Wednesday, November 14, 2012

Cathedral of Christ the Savior - Moscow

The Cathedral of Christ the Savior in Moscow, Russia, 
was built, in the words of Tsar Alexander I, to express gratitude to the Savior for Napoleon's retreat from Moscow in 1812. After the death of Alexander I, his successor, Tsar Nicholas I, his brother, did not like the location or design. So the location and design were changed. The revised design was modeled after Hagia Sophia in Istanbul, Turkey, and the church was built just a few blocks from the Kremlin. 
The Kremlin from Christ the Savior - along the Moscow River
Peter the Great statue at the confluence of the Moscow River and Obvodnoy Channel.
Christ the Savior in background, St. Basil's in foreground, the Kremlin in the middle. 
The cornerstone was not laid until 1839 and the building, itself, was not completed until 1860. The interior took another 20 years. The cathedral was finally consecrated on the day Alexander III was crowned, May 26, 1883. The naos had a two-floor gallery, with walls of marble, granite and other stone. The ground floor was a memorial to the Russian victory over Napoleon. After the death of Lenin, Stalin decided he wanted to use the site of the cathedral to build a monument to socialism. The church was demolished on December 5, 1931. 
Demolition in 1931
It took a year or more to remove debris from the site and marble from the cathedral was used in the Moscow Metro stations, which we visited. 
Moscow Metro Station
Marble high reliefs (where more than half of the mass of the sculpted figure projects from the background) from Christ the Savior were moved to the Donskoy Monastery in Moscow where they are still preserved. Because of funding problems, flooding of the Moscow River and war, the monument to socialism was never built. In February 1990, after the fall of the Soviet Union, the Russian Orthodox Church, working with Moscow Mayor, Yuri Luzhkov,  got permission from the Russian government to rebuild the cathedral. The new cathedral basically follows the original design, but it used modern building materials and other modern amenities. As an example, the high reliefs that were originally marble were modified to be bronze, my favorite part of the building. Here is an example of one of the marble high reliefs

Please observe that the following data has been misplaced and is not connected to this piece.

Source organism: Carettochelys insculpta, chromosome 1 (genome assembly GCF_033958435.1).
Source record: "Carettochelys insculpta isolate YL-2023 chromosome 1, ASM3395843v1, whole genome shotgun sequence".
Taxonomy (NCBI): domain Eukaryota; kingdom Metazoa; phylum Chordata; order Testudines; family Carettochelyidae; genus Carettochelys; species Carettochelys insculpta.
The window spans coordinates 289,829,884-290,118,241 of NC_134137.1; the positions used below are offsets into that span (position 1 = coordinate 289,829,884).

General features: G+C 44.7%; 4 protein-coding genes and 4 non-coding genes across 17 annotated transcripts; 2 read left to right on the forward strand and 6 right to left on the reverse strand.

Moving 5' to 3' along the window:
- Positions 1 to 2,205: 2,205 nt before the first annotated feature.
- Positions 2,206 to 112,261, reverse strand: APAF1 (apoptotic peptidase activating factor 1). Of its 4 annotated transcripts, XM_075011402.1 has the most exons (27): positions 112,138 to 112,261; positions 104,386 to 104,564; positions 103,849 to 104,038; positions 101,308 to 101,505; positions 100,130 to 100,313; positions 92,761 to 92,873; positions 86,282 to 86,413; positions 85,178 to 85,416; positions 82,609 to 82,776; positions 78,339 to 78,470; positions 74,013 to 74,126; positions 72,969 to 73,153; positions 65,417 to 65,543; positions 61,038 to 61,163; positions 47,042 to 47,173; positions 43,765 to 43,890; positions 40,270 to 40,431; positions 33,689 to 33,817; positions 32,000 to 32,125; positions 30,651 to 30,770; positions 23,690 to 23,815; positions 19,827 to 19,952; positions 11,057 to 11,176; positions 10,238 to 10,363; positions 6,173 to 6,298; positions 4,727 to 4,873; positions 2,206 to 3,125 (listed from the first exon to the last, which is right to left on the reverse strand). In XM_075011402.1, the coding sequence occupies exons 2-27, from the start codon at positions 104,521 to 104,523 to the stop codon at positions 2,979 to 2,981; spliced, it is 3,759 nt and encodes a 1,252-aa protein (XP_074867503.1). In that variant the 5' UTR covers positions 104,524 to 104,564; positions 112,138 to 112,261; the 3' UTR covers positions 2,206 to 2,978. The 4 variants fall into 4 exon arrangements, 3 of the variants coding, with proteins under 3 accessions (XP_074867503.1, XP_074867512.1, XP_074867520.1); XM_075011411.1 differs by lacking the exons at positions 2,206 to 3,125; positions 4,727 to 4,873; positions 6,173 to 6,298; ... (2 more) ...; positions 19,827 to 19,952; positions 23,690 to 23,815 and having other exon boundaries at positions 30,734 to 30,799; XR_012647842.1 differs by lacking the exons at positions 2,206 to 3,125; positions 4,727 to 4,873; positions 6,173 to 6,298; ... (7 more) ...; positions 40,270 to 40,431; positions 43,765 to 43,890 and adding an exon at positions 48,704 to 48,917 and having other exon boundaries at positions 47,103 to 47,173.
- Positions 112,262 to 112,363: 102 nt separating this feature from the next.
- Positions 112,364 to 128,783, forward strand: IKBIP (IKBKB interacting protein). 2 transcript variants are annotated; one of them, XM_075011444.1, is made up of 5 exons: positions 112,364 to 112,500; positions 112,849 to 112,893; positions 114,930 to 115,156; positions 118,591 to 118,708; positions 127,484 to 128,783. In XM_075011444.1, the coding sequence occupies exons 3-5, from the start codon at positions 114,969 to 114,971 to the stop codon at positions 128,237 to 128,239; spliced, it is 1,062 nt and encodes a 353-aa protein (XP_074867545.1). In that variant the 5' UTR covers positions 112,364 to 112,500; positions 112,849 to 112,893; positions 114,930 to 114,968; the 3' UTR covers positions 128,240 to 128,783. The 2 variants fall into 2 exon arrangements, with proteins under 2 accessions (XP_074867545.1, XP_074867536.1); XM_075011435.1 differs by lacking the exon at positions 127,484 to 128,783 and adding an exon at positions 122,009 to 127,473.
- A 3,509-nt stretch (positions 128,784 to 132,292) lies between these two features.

and then its bronze copy now on the outside of the building. 
I like the bronze even more than the marble. Following are more bronze high reliefs from the outside of the building.
Two angels rest above a window.
Figures standing above a door.

A nice spot to sit.

Nativity scene.
Other decorative pieces on the outside of the cathedral.

Details from a door.
The completed Cathedral of Christ the Savior was consecrated on August 19, 2000. 
Christ the Savior with Moscow River in foreground.
It is the tallest Orthodox Christian church in the world. The first Russian President, Boris Yeltsin, lay in state in the cathedral in 2007 before he was buried in Novodevichy Cemetery. More recently, the punk-rock group Pussy Riot staged an unauthorized performance in the Cathedral on February 21, 2012. In August, three of the members of the group were convicted of hooliganism and sentenced to two years in jail. Pictures cannot be taken inside the cathedral, so I have posted some pictures from the church website
Central dome.
Detail from the central dome.
More detail from the central dome.


  1. Those bronze reliefs are spectacular. My favorites are the angels resting on the windows and the nativity scene.

  2. So interesting to compare and contrast what we've seen in Europe with these buildings. Like John mentioned on an earlier post, I've always wondered what the insides of these churches are like-it seems we see lots of onion dome pictures, but few inside pictures. Wonderful!

  3. I visited this cathedral in September 2012, and saw the most impressive nativity scene there. Unfortunately no photographs were allowed, and I have been unable to find any photos on the various web sites. Can anyone help?